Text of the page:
5 Common Mistakes Every Renter MUST Avoid

Renting a house or an apartment can be a great option for people in many situations throughout life. It is typically a more affordable option, and comes with far fewer responsibilities than buying a house. Whether you’re planning to rent for just a few months, or you want to stay in one place for years, make sure you don’t make the following common renter mistakes.

Skimming Over the Lease Agreement

When signing the lease, many people just skim over what it says (if they read it at all) and then sign. This can be a huge mistake that can cause financial problems that can last for years. No matter what verbal agreements you have with the owner of the property, it is what is in the written agreement that truly matters. This is why you should take the time to read through it completely, and it is never a bad idea to have an attorney review it before signing.

Failing to Photograph and Document when Moving In

When moving into any rental property, the very first thing you should do is go through and take digital pictures of every room. If there is any type of existing damage, make sure to take a closer picture and document the damage. These pictures can serve as proof of the condition in case the landlord attempts to blame you for problems down the road that already existed in the residence before you moved in.

Skipping on Renter’s Insurance

Renters insurance is inexpensive, and provides you with a great amount of coverage. While the home or apartment complex might be insured by the landlord, none of your belongings will be covered at all without renter’s insurance. This means if your belongings are stolen, burned in a fire, damaged in a flood, or anything else, you won’t get a dime.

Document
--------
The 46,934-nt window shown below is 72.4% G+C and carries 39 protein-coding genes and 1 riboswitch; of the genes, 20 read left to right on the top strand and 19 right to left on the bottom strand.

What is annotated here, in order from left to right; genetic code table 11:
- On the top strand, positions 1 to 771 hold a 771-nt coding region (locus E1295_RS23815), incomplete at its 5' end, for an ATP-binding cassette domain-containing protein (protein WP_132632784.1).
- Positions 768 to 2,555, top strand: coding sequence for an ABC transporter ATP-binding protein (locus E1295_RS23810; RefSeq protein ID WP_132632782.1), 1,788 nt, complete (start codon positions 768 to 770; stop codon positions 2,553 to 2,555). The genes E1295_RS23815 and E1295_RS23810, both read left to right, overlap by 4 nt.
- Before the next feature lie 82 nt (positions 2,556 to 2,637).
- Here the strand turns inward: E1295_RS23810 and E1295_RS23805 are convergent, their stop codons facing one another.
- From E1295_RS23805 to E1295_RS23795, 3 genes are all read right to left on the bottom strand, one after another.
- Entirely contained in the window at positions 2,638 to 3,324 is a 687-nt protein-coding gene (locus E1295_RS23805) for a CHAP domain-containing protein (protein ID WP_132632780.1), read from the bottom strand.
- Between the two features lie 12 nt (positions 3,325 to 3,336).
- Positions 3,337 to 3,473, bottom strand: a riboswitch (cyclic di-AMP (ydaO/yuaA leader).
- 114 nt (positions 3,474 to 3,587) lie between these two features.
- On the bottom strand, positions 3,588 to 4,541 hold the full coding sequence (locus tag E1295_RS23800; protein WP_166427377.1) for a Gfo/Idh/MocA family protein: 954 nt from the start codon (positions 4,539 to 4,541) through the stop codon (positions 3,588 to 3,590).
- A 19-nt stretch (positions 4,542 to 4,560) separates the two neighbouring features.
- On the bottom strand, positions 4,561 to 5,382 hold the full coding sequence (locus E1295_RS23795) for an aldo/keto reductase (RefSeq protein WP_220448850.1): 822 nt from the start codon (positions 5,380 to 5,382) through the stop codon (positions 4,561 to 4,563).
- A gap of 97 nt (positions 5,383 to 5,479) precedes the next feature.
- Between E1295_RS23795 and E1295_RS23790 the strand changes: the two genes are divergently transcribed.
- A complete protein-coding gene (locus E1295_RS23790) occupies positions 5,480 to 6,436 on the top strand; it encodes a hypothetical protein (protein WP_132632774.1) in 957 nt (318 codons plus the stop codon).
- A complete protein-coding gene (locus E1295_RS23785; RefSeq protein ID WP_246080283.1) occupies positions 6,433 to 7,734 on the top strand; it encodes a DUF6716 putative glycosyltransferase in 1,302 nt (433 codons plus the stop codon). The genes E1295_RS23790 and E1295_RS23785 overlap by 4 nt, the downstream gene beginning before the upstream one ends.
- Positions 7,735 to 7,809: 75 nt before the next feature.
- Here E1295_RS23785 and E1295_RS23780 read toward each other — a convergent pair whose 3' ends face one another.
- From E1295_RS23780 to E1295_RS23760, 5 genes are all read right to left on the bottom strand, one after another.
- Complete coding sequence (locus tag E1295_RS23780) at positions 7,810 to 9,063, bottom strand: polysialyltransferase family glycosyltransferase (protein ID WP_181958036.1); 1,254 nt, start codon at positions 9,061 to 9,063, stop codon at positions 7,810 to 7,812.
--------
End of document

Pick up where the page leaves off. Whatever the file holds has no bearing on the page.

Renting Sight Unseen

Some rental communities have a ‘show unit’ that the landlord will use to attract potential renters. These units are typically laid out identically to the actual units that you will be renting, so the landlord may try to get you to sign a lease without actually seeing your specific unit. This is a huge mistake. If something in the apartment you are getting is damaged, for example, you can’t require them to fix it since you signed the lease ‘as is.’ Always do a full walkthrough of the actual unit you will be renting before you sign anything.

Failing to Document Interactions with the Landlord

Once you’ve moved into your apartment, there may be times when you need to discuss something with the landlord. It could be reporting damage, complaining about something, or even just paying your rent. Any time you have any interaction with the landlord, you should write it down with as much detail as you can. While it may never be needed, should you have to go to court, it could be extremely valuable.

Whether you’re already living in a rental unit, or you’re thinking about renting in the near future, make sure you take the time to do everything right. If you’re ever unsure about anything, or if you are faced with some sort of dispute with your landlord, contact the attorneys at the Law Office of Ray Garcia to discuss your concerns and learn how we can help.